By Marivir R. Montebon
New York – New Yorkers bade farewell to a well-respected First Nations Cherokee leader and artist this summer, Roslyn Eulalie Dotson, or Roz to family and friends. “A woman of integrity, an advocate and an activist” was inscribed in Roz’s memorial pamphlet. She stood and spoke for human rights on behalf of women, youth, and indigenous peoples, and will be remembered with fondness and inspiration by those whose lives she touched.
A memorial celebrating her life was held at the People’s Forum in mid-Manhattan on August 10, 2019 led by her better half, Albert Steven Cowley. Roz passed on at her home in Queens on June 10, 2019 after having been diagnosed with COPD. In 2018, she lost her daughter Regina Dotson to a sudden death, which she said, took away a part of her.
At her memorial, songs were sang and poems recited to honor Roz’s life of generosity and bravery. She spent 40 years as stage production assistant, executive secretary for entertainment attorneys, special events coordinator and print production specialist in NYC.
Roz was a roller skater for the most part of her life, performing regularly for decades at the Empire Rollerdome. She was a notable figure at the Roxy, High Rollers, Metropolis, and the Waverly. She was a founding member and a pioneering Board member of the Central Park Dance Skaters Association. She actively campaigned and negotiated to allow dancers on the Skaters Road when Mayor Giuliani attempted to bar skating in 1995. Today, the roller dancers are there to perform, as weather permits.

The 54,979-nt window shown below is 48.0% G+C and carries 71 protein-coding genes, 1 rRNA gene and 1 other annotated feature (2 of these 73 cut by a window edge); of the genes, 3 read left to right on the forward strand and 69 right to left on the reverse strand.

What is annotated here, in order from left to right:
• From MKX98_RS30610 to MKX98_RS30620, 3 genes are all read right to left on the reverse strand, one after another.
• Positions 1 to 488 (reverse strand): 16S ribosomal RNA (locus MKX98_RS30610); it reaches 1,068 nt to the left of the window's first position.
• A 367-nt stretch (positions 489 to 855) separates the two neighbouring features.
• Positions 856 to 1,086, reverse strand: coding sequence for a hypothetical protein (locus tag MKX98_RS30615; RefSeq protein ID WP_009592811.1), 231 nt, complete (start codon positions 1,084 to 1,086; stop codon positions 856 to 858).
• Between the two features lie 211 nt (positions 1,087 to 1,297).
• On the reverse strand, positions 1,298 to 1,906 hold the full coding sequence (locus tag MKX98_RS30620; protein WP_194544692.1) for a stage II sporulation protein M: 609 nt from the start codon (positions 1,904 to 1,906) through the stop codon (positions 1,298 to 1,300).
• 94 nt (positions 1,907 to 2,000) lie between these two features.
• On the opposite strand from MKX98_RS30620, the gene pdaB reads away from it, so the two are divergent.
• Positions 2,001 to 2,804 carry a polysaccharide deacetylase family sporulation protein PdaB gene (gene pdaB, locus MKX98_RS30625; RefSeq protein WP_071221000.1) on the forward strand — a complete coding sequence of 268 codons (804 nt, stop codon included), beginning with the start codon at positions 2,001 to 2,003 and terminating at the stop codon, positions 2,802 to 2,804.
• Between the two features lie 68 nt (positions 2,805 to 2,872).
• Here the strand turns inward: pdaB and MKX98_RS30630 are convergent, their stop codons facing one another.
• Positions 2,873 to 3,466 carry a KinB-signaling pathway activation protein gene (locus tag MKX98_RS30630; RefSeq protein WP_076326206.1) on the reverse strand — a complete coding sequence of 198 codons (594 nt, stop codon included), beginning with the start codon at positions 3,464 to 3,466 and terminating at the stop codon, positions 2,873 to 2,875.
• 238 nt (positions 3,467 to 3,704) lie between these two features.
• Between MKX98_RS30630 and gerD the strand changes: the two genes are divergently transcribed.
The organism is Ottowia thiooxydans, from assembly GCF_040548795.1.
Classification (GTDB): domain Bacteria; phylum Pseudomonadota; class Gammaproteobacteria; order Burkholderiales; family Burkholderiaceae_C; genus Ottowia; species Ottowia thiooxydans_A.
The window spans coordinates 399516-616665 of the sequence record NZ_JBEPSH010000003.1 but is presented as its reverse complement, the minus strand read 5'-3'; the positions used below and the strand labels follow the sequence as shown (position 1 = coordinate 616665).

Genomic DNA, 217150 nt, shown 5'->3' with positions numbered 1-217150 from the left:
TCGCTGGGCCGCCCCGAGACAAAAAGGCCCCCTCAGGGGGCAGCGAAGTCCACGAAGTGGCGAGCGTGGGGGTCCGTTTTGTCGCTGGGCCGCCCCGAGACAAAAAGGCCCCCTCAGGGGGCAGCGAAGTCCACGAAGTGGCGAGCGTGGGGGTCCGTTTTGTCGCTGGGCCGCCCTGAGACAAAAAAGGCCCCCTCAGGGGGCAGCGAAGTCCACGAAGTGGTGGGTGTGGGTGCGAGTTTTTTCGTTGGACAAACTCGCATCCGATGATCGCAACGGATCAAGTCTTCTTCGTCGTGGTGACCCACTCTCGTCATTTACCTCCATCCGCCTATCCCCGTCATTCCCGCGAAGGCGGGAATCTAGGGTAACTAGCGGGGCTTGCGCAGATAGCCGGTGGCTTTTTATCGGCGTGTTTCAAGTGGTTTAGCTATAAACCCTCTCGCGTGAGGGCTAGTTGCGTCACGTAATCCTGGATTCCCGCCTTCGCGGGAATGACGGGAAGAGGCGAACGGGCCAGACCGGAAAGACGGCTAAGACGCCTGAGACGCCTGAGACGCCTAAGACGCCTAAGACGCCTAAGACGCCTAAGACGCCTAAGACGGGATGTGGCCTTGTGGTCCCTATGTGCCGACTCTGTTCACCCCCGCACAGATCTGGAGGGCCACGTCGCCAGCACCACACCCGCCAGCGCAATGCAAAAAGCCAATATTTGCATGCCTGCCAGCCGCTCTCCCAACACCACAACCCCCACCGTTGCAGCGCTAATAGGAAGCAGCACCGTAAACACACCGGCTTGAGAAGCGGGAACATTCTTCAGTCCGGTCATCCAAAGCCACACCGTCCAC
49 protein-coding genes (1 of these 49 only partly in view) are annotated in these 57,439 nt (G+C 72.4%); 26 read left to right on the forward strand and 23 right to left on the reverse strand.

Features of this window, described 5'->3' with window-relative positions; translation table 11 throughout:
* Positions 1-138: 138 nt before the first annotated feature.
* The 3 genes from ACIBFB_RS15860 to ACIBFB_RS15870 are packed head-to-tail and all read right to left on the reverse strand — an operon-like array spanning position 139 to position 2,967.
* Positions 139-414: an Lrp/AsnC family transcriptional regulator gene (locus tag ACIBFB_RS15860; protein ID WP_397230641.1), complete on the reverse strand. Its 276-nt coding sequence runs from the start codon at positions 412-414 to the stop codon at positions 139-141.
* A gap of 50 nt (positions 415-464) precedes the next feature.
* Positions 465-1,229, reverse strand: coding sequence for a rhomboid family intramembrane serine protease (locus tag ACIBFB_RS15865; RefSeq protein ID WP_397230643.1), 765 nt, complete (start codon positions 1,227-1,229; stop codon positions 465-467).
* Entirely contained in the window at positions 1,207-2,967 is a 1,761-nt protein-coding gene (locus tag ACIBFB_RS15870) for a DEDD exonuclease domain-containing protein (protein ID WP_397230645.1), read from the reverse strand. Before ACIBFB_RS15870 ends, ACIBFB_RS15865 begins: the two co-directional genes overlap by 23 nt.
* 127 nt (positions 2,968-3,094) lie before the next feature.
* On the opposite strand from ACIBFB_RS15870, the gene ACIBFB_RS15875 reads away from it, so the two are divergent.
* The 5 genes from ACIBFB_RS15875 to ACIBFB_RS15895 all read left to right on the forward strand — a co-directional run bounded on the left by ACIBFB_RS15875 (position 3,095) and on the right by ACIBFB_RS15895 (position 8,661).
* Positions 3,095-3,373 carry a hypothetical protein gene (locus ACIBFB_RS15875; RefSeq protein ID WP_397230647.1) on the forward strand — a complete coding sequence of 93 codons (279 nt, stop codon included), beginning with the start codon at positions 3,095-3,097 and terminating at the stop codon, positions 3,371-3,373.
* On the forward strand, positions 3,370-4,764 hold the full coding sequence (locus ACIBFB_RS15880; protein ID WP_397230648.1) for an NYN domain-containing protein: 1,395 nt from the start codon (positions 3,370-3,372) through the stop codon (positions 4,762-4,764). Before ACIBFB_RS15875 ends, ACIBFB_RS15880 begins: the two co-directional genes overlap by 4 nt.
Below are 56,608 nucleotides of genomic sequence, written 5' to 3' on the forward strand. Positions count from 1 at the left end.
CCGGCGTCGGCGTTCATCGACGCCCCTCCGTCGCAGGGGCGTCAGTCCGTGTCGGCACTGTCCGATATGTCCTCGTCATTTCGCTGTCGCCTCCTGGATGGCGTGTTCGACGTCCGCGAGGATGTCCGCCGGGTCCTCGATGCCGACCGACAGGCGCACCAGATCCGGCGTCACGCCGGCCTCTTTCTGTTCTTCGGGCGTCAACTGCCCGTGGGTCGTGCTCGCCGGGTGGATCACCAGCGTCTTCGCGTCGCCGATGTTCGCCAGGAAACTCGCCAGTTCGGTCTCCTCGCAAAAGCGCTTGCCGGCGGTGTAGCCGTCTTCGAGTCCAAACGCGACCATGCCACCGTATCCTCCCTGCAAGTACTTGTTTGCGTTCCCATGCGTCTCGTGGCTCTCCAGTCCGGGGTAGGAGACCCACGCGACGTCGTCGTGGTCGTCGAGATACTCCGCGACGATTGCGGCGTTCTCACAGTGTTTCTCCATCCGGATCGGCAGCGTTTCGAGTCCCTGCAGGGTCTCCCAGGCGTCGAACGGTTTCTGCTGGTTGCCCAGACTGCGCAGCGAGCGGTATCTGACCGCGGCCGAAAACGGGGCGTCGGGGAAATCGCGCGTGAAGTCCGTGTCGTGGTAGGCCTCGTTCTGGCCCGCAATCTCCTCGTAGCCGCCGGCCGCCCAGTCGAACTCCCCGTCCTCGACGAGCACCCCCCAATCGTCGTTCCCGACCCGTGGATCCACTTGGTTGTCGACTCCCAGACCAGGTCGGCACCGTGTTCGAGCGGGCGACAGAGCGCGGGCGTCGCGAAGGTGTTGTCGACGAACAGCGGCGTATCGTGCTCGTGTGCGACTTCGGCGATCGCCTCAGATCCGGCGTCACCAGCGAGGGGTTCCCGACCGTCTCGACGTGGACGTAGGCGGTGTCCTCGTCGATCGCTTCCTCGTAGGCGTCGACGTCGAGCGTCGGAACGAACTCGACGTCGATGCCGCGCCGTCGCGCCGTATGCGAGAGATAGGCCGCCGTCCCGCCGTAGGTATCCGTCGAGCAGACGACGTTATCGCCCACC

Roz last worked as a computer skills teacher for the American Indian Community House in New York. It was in this job that she met her soulmate, Steven. They were married in a traditional Cree wedding at the Opaskwayak Cree Nation in northern Canada in 2002.
Roz shares a multicultural heritage in her family – West Indian, African-American, Irish, and Cherokee Eastern Band from her mother’s side. She was gifted and deemed to be a Dakota Pipe Carrier.
She regularly visited the Shinnecock Indian Reservation on Long Island with her sister to participate in their culture events.
Roz was generous and reached out to women’s organizations, unions, and LGBTQ community. She had twice lectured on militarism at the women’s transnational organization AF3IRM’s Summer School of Activism, founded by Filipino novelist and feminist leader Ninotchka Rosca.
As a Cherokee, Roz was a believer of the spiritual dimension of life, once photographed wearing a shirt that wrote: We are spiritual being undergoing a human experience, a quote from the philosopher Tielhard de Chardin.
A loving poem dedicated to her reads: “Do not think of me as gone – Iam with you still – in each new dawn.”